Uganda - Empowering youth through local scholarship program
Youth Inclusion and Education - Committed to empowering socially at-risk young people
In the last two decades, the Ugandan government has emphasized on educational program making it one of the African countries with the highest literacy rate. Even though elementary school has a 90% enrollment rate in Uganda, only 23.3% of the students are enrolled in secondary school. This challenge goes hand in hand with another factor which is that there is a disparity of education level between big cities and rural areas.
All over the world, Total aims to promote access to knowledge through initiatives like scholarships and educational programs targeted at consolidating the education systems and infrastructure. Education is key in developing the human capital of our host countries but also a way of contributing to the emergence of national talent.
With these key issues in mind, a Local Scholarship Program (LSP) was introduced in 2013 in the 4 districts where Total operates taking into account the new government education strategies, Skilling Uganda Development Project (USDP). LSP grants scholarships enabling students from Nebbi, Nwoya, Buliisa and Masindi who excel in their Ordinary Levels to continue their Advanced Level studies focusing on science subjects in Kampala’s best schools. The package includes the tuition fees, scholastic requirements, medical insurance, accommodation at school and transport to school and back home at the end of each term.
A much needed scholarship
Pakwach district is 300 km from Kampala, where Rodgers Rwothungeo grew up in a small village called Pajobi. By the time he successfully completed his Ordinary Levels at Kibuli Secondary School in 2013, his parents, both civil servants with five children, already bore the financial burden of enrolling his two older sisters at university. Rodgers’ chances of pursuing his scholarship were slender.
“I love mathematics, says Rodgers, I wanted nothing more than to go to my Advanced Level.” But he knew it would be hard financially for his family. The top schools are in the capital city, Kampala. Not only are they far from home, they are also very costly making it tough for the youngsters to compete favorably with other students at the national examinations.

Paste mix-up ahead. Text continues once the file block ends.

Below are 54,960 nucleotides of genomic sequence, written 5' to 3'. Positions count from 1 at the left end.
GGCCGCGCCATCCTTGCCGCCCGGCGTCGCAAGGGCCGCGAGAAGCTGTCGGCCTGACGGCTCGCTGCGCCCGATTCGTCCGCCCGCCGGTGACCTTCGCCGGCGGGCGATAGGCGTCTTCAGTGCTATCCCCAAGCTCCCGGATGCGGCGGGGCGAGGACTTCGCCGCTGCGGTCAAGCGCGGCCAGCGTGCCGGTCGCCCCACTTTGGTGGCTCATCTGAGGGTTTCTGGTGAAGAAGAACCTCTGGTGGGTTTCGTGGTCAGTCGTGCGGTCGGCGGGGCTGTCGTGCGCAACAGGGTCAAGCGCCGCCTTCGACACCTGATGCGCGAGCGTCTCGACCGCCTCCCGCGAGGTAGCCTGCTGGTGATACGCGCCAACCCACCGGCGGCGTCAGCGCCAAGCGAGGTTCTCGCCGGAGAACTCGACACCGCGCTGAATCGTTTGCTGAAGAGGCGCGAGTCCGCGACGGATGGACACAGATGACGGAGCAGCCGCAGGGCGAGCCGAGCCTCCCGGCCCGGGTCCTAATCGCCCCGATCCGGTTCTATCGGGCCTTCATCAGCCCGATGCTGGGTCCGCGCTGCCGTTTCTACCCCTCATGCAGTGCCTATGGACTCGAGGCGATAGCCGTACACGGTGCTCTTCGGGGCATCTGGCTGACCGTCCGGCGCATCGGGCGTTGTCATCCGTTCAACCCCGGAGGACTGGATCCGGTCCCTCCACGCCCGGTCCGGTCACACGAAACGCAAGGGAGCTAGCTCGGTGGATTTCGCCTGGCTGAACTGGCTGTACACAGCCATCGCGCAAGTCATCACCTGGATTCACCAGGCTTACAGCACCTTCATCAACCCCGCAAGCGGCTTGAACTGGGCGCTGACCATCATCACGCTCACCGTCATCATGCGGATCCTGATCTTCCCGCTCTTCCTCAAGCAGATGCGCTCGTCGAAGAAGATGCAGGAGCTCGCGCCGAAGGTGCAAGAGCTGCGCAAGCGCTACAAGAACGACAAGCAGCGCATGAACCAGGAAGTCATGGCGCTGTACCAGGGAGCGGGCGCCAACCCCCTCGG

As Rodgers was planning to branch off to a hands-on course, a coordinator from Total’s Local Scholarship Program visited their district and presented a once-in-a-lifetime opportunity: applying for a grant to continue his Advanced Levels. Rodgers and his parents filled out the application form and gathered the recommendations. He was one of the 20 students chosen by the Upper secondary schools. “The scholarship came when we needed it so much. I don’t know where I would be without it.” He joined Saint-Mary’s College Kisubi, majoring in physics, math, and chemistry.
The change was so significant for Rodgers and his fellow students that they founded an alumni association dedicated to encouraging students from their home districts and those in the program. “If we made it, they can too!”
To date, 90 students have benefitted from this program which keeps on pursuing its main goal: empowering these youngsters through educational success. On the long run, the hope is one day to see them become young entrepreneurs and contributing to creating local jobs.
* Figures for year 2013
- Almost 70% of Uganda’s population is under the age
- The median age is 15.8.
- Uganda has 4th highest birth rate.
Source : The World Fact Book.